UK markets closed

Coronavirus: Foreign Office advises all but essential travel to area of Italy in lockdown

Areas of northern Italy are subject to a lockdown that bans them from leaving. (Picture: REUTERS/Flavio Lo Scalzo)

The Foreign Office has advised against all but essential travel to Italy following the lockdown across the northern area of the country amid the spread of coronavirus.

However, despite the strict the measure in the country, which threatens Italians with a fine or three months in prison if they leave the quarantine zones, British tourists are still allowed to travel back to the UK from the lockdown zone.

More than a quarter of Italy’s population have been placed in mandatory quarantine as the government tries to stem the spread of the virus.

A decree signed at the weekend covers the Lombardy region, the provinces of Modena, Parma, Piacenza, Reggio Emilia and Rimini in Emilia Romagna, Pesaro e Urbino in Marche, Alessandria, Asti, Novara, Verbano-Cusio-Ossola and Vercelli in Piemonte and Padova. Treviso and Venice in Veneto.

Following the decision, the Foreign Office (FCO) updated its travel advice for Italy to advise against all but essential travel to the areas affected by the lockdown.

Read more: Teacher and Chinese wife thrown out of restaurant amid coronavirus fears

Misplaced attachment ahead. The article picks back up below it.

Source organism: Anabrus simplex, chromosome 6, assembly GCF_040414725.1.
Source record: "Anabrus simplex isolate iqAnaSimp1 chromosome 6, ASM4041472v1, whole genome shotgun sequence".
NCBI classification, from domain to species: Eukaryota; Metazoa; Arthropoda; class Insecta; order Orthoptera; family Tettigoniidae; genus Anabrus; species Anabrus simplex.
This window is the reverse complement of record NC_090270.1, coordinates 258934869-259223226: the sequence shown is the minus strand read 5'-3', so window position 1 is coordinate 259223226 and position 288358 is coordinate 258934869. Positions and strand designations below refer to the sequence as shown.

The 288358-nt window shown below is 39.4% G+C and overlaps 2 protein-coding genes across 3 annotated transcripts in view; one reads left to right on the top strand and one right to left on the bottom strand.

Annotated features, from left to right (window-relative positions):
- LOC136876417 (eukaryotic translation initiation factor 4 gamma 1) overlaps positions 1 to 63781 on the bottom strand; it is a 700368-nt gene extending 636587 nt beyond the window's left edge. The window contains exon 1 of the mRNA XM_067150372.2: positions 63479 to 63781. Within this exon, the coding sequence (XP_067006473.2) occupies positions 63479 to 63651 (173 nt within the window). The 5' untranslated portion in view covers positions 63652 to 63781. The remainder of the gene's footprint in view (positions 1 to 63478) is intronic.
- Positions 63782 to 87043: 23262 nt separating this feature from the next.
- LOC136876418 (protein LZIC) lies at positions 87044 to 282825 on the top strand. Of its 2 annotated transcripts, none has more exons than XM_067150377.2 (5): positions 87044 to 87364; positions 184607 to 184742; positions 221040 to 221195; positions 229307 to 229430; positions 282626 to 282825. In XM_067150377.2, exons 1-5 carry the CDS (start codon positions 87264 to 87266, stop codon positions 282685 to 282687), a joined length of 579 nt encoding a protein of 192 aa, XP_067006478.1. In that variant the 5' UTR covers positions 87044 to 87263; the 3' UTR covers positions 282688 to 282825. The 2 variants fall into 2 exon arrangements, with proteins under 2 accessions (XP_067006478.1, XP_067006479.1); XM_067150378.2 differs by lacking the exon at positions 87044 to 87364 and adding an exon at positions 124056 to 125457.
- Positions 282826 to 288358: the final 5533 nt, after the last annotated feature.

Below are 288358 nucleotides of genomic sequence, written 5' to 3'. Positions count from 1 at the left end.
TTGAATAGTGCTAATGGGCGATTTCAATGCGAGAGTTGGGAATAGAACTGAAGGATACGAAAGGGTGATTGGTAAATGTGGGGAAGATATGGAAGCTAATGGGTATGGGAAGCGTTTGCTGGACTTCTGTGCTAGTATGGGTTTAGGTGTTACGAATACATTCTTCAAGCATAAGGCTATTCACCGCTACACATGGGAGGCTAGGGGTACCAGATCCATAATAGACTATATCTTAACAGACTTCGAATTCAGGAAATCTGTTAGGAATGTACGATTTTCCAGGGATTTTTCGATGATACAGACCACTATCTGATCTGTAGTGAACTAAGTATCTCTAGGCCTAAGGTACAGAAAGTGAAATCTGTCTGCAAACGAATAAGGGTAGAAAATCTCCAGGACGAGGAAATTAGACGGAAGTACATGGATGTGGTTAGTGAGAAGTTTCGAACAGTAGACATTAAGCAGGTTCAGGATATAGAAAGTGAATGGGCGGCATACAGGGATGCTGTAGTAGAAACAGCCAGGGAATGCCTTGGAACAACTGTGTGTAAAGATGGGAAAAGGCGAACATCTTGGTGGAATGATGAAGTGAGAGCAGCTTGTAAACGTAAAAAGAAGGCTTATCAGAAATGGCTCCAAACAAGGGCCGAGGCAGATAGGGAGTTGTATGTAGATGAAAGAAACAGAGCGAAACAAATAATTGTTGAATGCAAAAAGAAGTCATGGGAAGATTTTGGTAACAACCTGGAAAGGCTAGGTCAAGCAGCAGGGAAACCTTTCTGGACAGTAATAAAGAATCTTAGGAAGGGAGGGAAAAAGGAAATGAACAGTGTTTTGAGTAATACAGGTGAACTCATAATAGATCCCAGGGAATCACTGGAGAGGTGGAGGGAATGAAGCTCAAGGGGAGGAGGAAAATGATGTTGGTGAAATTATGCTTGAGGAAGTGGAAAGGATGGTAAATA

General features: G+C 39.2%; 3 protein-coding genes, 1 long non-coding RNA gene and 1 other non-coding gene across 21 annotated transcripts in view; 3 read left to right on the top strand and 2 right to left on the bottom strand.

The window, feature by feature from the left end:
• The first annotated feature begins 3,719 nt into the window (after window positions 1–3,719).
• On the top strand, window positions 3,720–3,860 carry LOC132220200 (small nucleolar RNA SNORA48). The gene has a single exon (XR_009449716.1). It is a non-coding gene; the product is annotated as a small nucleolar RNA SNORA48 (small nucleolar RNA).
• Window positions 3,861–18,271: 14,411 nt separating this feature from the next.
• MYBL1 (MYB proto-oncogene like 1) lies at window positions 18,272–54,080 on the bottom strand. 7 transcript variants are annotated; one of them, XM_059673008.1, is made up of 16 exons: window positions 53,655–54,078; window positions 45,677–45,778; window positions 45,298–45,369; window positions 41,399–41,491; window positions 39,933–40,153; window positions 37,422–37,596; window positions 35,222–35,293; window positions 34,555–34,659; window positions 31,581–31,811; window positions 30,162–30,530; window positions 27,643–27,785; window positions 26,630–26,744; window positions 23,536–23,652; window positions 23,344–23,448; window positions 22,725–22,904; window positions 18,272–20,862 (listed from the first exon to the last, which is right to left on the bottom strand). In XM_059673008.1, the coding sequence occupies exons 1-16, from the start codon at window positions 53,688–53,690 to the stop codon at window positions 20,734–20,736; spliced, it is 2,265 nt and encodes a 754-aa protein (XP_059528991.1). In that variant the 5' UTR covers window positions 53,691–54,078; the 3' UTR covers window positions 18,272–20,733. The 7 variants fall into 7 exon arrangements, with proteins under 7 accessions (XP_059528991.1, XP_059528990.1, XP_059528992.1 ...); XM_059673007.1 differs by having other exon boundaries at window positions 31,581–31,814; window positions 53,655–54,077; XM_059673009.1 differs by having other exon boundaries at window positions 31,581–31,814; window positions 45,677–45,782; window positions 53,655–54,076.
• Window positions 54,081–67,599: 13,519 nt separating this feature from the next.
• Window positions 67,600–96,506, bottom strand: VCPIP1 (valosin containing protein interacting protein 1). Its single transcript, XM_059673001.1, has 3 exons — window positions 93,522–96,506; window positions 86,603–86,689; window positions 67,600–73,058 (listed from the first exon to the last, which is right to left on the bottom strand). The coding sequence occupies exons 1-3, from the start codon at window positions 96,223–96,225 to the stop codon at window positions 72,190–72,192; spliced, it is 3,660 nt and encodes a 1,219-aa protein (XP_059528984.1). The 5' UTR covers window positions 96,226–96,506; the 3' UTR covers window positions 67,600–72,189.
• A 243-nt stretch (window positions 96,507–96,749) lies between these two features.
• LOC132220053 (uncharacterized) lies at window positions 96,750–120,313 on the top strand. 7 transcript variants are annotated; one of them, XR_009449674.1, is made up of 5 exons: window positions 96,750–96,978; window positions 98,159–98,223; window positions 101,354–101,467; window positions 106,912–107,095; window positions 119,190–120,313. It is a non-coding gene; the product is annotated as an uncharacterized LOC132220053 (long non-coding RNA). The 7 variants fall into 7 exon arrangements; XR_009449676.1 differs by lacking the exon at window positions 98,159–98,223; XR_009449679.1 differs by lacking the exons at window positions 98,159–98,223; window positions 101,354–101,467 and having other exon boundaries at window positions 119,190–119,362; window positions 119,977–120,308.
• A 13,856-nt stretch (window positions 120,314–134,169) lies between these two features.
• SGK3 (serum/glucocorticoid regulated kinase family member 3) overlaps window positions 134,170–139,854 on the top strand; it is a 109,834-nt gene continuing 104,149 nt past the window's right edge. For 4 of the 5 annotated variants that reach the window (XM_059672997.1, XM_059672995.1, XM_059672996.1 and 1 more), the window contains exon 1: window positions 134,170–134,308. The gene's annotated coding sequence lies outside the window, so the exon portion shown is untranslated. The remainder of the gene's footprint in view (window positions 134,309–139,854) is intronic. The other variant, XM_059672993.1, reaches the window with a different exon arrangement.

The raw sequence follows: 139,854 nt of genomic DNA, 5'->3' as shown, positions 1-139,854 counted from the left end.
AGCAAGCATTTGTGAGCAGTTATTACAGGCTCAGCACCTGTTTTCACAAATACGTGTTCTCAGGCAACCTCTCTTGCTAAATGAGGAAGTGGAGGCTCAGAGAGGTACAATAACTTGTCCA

Read more: Families of cruise ship Britons call coronavirus quarantine a 'death sentence'

It says: “British nationals remain able to depart Italy without restriction. Residents of other parts of Italy are permitted to leave the isolation areas to return home.

“Otherwise entry into and exit from these areas is forbidden without official permission on the grounds of strict necessity; the authorities have confirmed to us that this will be granted for reasons such as medical need or work requirements.”

Italy lockdown

The FCO advised tourists returning to the UK from Italy to consult the latest advice from the Department of Health and Social Care.

That advice instructs travellers returning from the lockdown areas in northern Italy to self-isolate for two weeks, even if they don’t have any symptoms.

The move seems to contrast with previous efforts made to stop the spread of the virus, which saw British tourists in Wuhan, China, where the outbreak started, flown back to the UK in a secure plane and quarantined for 14 days in an isolation compound.

It comes as there was a surge in coronavirus-related deaths in Italy, with the death toll reportedly rising from 133 to 366 in one day.